Rhabdomyosarcoma (RMS) of the biliary tree is a rare mesenchymal neoplasm that arises as an intraluminal biliary mass or cluster of grape-like masses and it typically presents with features of obstructive jaundice. Median age at presentation is 3 years, but it should be included in the differential diagnosis of an infant presenting with jaundice and a mass in the porta hepatis. Other diagnostic possibilities include undifferentiated sarcoma of the liver, pancreateoblastoma, papillary cystic tumor of the pancreas, metastatic lesions and more rarely, hepatoblastoma[50,51]. Additionally, a RMS in this location can mimic the radiological appearance of a choledochal cyst because of its combined cystic and solid component. Once the radiological diagnosis is performed by US, CT or MRI, an endoscopic retrograde cholangio-pancreatography can be performed to relieve biliary obstruction, visualize the biliary tree and obtain a biopsy[53,54]. This procedure may be challenging in an infant and an open, laparoscopic or needle biopsy may be required to confirm the diagnosis. Outcome in RMS appears to have improved over the last several decades secondary to the tumor chemosensitivity. Multiagent neoadjuvant chemotherapy following the biopsy may avoid important complications associated to a massive primary resection. Even after chemotherapy, gross total resection is rarely possible but outcome is good despite residual disease after second-look surgery[48,51].
Most of the vascular liver neoplasms in infants are benign and correspond to infantile hemangioma (multifocal and diffuse hepatic hemangioma) and rapidly involuting congentinal hemangioma (focal hepatic hemangioma). If an hepatic hemangioma shows an unusual progression, malignancy should be suspected and a tumor biopsy is warranted. Hepatic angiosarcoma is a rare and high-grade malignant neoplasm that accounts for 2% of liver tumors in children[55-57]. Early metastatic disease to the lungs is commonly seen. Diagnosis may be challenging and an open wedge biopsy may be a good choice to avoid potential bleeding and obtain an accurate histological diagnosis. Prognosis is poor, even after multiagent chemotherapy, surgical resection, radiation, and liver transplantation[58,59].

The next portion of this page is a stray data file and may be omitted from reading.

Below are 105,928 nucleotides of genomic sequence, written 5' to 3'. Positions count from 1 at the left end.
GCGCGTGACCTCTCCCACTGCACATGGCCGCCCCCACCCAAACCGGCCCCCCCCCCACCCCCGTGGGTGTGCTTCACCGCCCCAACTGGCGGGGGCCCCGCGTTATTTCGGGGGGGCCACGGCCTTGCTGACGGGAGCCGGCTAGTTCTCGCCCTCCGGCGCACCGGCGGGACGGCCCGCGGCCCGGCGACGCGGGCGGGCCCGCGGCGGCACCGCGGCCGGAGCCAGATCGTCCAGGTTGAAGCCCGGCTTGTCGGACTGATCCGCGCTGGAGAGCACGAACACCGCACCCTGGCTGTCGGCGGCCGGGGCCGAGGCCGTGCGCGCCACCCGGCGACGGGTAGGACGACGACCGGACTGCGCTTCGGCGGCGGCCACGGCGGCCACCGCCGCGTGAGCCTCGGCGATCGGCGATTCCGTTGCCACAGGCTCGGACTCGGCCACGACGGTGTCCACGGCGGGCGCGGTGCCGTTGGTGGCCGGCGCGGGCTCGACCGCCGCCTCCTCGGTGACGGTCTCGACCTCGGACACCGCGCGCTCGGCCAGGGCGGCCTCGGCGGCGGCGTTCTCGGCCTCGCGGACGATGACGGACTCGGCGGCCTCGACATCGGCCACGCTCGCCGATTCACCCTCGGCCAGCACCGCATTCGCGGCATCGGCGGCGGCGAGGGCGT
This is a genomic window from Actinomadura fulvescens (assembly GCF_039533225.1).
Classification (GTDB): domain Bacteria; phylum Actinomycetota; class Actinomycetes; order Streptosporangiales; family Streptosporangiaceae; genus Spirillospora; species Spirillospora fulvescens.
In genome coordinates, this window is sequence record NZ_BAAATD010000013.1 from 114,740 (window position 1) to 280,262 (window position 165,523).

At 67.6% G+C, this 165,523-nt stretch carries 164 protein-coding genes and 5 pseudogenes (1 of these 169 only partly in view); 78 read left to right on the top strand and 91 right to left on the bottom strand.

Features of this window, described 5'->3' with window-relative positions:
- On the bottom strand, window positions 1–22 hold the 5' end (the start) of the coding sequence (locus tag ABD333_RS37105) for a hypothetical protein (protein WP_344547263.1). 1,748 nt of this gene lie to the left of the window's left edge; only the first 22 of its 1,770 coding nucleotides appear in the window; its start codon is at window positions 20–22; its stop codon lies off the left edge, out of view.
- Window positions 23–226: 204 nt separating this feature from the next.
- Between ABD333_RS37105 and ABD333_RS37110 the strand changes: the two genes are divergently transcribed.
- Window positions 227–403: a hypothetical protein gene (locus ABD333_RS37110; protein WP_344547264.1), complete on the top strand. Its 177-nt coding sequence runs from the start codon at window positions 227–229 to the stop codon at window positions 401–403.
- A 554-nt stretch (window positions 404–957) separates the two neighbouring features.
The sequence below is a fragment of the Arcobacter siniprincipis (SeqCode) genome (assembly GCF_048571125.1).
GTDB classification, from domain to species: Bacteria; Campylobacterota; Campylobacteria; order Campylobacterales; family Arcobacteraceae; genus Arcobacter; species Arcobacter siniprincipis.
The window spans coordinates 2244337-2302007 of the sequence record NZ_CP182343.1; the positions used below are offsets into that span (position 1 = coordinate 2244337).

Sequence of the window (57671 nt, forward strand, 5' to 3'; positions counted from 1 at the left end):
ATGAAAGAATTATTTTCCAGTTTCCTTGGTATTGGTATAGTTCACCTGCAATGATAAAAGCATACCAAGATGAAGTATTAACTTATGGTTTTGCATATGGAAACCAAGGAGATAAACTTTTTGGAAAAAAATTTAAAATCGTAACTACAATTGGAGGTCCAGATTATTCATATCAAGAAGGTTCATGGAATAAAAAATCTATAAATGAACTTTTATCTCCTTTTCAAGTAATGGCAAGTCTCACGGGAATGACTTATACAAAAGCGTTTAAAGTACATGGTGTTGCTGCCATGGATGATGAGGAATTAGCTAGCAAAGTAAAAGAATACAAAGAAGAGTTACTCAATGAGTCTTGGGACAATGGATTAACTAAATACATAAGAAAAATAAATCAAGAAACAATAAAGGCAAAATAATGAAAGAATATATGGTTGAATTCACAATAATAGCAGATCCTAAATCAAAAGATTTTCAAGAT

Malignant rhabdoid tumor
Malignant rhabdoid tumor of the liver (MRTL) is a rare and aggressive neoplasm that share clinical features with HB such as male predominance, thrombocytosis, anemia, and only moderate derangement of overall liver function at presentation[60,61]. However, patients at diagnosis are younger compared with HB patients and LDH is typically elevated. Accurate diagnosis of MRTL may be challenging due to extensive tumor necrosis and immunohistochemistry studies for INI1/BAF 47 protein (which is abnormally lost in all rhabdoid tumors) has emerged as an useful tool for diagnosis. For infants with liver tumors and normal AFP level at diagnosis, detailed cytogenetic, immunohistochemical and/ or molecular analysis of INI1/BAF 47 protein may be helpful in distinguishing MRTL from HB. Hepatoblastomas of small cell undifferentiated histology can mimic MRTL but do not have INI1 mutations[63,64]. Outcomes for patients with MRTL are very poor. Multiagent chemotherapy including vincristine, doxorubicin, cyclophosphamide, ifosfamide and etoposide in combination with complete surgical resection is the mainstay of treatment.
Undifferentiated embryonal sarcoma
Undifferentiated embryonal sarcoma of the liver (UESL) is an uncommon malignant hepatic neoplasm that occurs more frequently in older children but has also been described in infancy[66,67]. Malignant transformation from mesenchymal hamartoma or a solitary liver cyst to UESL has been reported. It is generally considered to be a highly invasive malignant tumor with lung, peritoneum and pleura as the typical sites for distant metastasis. The diagnosis may be challenging and relies on postoperative pathology and immunostaining analysis (positive expression of SMA, a-ACT, desmin, vimentin). If the tumor is not suitable to primary resection, a biopsy should be obtained followed by chemoradiation. Survival rates have significantly improved in the last decades and long-term survival cases have been reported[68,69]. In an Italian-German soft tissue sarcoma study, 12 of 17 children with UESL achieved remission following treatment with chemoradiation and surgery. Patients whose tumor is not able to be resected or who have postoperative local recurrence of the tumor without distant metastasis may be candidates for liver transplantation.